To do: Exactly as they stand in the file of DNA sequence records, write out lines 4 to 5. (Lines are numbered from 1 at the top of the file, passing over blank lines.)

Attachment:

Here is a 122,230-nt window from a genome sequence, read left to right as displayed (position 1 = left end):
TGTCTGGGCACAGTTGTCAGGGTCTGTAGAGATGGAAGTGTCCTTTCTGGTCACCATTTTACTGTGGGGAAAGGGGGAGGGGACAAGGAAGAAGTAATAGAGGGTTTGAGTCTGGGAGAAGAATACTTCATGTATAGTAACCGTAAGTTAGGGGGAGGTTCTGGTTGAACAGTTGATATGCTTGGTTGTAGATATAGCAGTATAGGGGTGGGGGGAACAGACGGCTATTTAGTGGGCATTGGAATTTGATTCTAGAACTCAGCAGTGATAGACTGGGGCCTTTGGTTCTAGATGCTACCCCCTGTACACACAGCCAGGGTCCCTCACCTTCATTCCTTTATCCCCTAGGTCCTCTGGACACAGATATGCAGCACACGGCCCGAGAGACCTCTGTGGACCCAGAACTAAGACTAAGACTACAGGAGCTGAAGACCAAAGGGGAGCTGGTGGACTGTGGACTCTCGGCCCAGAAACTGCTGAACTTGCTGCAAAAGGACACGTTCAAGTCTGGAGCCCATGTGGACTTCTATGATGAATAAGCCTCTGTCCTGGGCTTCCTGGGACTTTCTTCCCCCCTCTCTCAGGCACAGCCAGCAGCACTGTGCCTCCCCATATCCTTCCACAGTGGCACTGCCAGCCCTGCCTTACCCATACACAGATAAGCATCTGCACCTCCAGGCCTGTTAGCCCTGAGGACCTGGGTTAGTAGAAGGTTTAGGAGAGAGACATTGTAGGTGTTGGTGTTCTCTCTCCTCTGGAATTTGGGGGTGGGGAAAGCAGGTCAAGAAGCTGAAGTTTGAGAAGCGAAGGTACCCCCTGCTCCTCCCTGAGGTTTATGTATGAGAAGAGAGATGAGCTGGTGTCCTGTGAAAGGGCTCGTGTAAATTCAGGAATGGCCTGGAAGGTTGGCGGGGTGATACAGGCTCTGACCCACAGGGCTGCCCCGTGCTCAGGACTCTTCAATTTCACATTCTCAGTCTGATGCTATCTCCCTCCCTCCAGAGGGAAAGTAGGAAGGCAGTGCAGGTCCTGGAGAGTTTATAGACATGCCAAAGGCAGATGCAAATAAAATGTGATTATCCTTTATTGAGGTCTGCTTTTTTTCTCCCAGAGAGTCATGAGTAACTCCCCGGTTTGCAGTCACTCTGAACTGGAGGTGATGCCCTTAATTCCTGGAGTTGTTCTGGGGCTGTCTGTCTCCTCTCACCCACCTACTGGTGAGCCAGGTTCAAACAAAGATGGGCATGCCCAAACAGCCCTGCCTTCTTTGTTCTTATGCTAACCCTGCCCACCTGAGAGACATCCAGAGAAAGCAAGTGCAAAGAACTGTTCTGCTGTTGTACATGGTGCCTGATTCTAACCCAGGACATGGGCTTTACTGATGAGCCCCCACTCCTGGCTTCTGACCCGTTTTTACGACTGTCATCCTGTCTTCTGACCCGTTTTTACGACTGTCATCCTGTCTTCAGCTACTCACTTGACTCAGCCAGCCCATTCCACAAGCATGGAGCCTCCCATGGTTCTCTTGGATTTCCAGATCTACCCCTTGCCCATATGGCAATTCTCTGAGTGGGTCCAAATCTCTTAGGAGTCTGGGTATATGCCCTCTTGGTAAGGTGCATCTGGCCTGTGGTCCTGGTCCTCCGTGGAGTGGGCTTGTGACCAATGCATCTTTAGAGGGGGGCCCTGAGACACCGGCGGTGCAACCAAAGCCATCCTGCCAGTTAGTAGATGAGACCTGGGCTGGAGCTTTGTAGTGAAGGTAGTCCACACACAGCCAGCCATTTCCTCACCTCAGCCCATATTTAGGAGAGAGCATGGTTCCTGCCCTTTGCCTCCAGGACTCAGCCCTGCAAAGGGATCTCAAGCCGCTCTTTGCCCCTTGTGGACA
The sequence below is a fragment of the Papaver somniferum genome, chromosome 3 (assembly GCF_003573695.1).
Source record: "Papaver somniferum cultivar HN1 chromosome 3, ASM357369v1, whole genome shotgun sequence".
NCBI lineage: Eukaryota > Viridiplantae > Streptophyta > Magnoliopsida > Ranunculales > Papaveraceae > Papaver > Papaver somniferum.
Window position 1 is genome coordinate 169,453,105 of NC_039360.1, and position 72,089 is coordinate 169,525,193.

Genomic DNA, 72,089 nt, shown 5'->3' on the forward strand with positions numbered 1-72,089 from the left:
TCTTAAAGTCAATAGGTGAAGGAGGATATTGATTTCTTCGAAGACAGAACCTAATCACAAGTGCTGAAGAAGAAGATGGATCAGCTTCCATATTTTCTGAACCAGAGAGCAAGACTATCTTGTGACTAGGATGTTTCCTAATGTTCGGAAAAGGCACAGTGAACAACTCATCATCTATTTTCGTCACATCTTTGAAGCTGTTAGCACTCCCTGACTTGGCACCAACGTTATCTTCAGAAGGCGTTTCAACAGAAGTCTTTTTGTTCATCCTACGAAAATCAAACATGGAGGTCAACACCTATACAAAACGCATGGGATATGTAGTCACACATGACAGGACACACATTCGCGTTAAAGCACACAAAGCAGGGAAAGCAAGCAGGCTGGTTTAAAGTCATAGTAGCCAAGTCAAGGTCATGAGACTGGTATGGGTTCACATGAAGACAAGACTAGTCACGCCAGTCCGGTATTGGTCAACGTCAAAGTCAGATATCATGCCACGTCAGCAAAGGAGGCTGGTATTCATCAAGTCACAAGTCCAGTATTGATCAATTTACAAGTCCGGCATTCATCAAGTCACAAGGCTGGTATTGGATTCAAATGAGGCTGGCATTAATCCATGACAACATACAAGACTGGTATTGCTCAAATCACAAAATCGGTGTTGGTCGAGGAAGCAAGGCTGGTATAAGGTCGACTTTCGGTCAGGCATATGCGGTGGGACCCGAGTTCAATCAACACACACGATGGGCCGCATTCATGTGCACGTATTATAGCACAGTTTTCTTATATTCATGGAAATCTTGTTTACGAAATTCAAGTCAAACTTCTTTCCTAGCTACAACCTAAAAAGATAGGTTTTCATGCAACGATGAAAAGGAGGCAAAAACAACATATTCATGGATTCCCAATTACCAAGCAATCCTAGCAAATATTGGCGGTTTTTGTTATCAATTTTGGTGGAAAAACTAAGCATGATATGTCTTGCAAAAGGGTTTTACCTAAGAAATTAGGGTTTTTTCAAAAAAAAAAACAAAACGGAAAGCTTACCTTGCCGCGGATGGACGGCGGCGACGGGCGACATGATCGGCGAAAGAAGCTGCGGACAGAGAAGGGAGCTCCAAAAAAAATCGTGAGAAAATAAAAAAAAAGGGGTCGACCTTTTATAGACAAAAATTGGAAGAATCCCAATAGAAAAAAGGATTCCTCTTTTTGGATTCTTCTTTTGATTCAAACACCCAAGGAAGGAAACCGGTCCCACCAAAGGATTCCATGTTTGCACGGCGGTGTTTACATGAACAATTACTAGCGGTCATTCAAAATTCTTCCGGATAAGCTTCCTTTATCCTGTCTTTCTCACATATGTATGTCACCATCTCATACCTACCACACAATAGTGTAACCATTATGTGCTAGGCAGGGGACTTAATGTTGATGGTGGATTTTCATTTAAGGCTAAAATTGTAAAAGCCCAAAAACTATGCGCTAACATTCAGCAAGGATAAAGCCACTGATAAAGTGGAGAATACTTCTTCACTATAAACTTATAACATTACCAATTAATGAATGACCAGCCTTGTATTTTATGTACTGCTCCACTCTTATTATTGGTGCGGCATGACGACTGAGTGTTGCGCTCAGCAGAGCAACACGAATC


Source record: "Papaver somniferum cultivar HN1 chromosome 3, ASM357369v1, whole genome shotgun sequence".
NCBI lineage: Eukaryota > Viridiplantae > Streptophyta > Magnoliopsida > Ranunculales > Papaveraceae > Papaver > Papaver somniferum.